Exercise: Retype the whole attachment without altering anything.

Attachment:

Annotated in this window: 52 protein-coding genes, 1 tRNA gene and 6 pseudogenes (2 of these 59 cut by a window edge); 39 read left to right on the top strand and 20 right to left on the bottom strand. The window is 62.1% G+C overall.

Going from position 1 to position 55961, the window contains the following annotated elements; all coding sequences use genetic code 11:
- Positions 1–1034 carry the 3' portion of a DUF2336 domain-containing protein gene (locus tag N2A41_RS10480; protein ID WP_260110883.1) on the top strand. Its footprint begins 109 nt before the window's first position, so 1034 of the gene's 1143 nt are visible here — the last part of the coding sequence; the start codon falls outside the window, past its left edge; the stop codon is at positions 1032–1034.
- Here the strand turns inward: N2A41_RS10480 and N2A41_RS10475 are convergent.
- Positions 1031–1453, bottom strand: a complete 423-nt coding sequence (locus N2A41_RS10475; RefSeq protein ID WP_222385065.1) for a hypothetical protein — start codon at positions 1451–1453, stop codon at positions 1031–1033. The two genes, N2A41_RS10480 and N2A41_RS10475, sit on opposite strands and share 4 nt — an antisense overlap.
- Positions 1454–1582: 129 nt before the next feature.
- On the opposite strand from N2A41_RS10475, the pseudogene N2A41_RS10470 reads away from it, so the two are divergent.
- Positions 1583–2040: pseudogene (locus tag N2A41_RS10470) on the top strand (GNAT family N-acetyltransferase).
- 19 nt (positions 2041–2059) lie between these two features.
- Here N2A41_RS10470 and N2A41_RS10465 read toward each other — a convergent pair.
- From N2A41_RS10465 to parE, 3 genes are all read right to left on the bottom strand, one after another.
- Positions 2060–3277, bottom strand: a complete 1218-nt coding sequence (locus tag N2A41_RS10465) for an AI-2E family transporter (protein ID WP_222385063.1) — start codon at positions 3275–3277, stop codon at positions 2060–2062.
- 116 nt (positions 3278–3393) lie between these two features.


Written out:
Annotated in this window: 52 protein-coding genes, 1 tRNA gene and 6 pseudogenes (2 of these 59 cut by a window edge); 39 read left to right on the top strand and 20 right to left on the bottom strand. The window is 62.1% G+C overall.

Going from position 1 to position 55961, the window contains the following annotated elements; all coding sequences use genetic code 11:
- Positions 1–1034 carry the 3' portion of a DUF2336 domain-containing protein gene (locus tag N2A41_RS10480; protein ID WP_260110883.1) on the top strand. Its footprint begins 109 nt before the window's first position, so 1034 of the gene's 1143 nt are visible here — the last part of the coding sequence; the start codon falls outside the window, past its left edge; the stop codon is at positions 1032–1034.
- Here the strand turns inward: N2A41_RS10480 and N2A41_RS10475 are convergent.
- Positions 1031–1453, bottom strand: a complete 423-nt coding sequence (locus N2A41_RS10475; RefSeq protein ID WP_222385065.1) for a hypothetical protein — start codon at positions 1451–1453, stop codon at positions 1031–1033. The two genes, N2A41_RS10480 and N2A41_RS10475, sit on opposite strands and share 4 nt — an antisense overlap.
- Positions 1454–1582: 129 nt before the next feature.
- On the opposite strand from N2A41_RS10475, the pseudogene N2A41_RS10470 reads away from it, so the two are divergent.
- Positions 1583–2040: pseudogene (locus tag N2A41_RS10470) on the top strand (GNAT family N-acetyltransferase).
- 19 nt (positions 2041–2059) lie between these two features.
- Here N2A41_RS10470 and N2A41_RS10465 read toward each other — a convergent pair.
- From N2A41_RS10465 to parE, 3 genes are all read right to left on the bottom strand, one after another.
- Positions 2060–3277, bottom strand: a complete 1218-nt coding sequence (locus tag N2A41_RS10465) for an AI-2E family transporter (protein ID WP_222385063.1) — start codon at positions 3275–3277, stop codon at positions 2060–2062.
- 116 nt (positions 3278–3393) lie between these two features.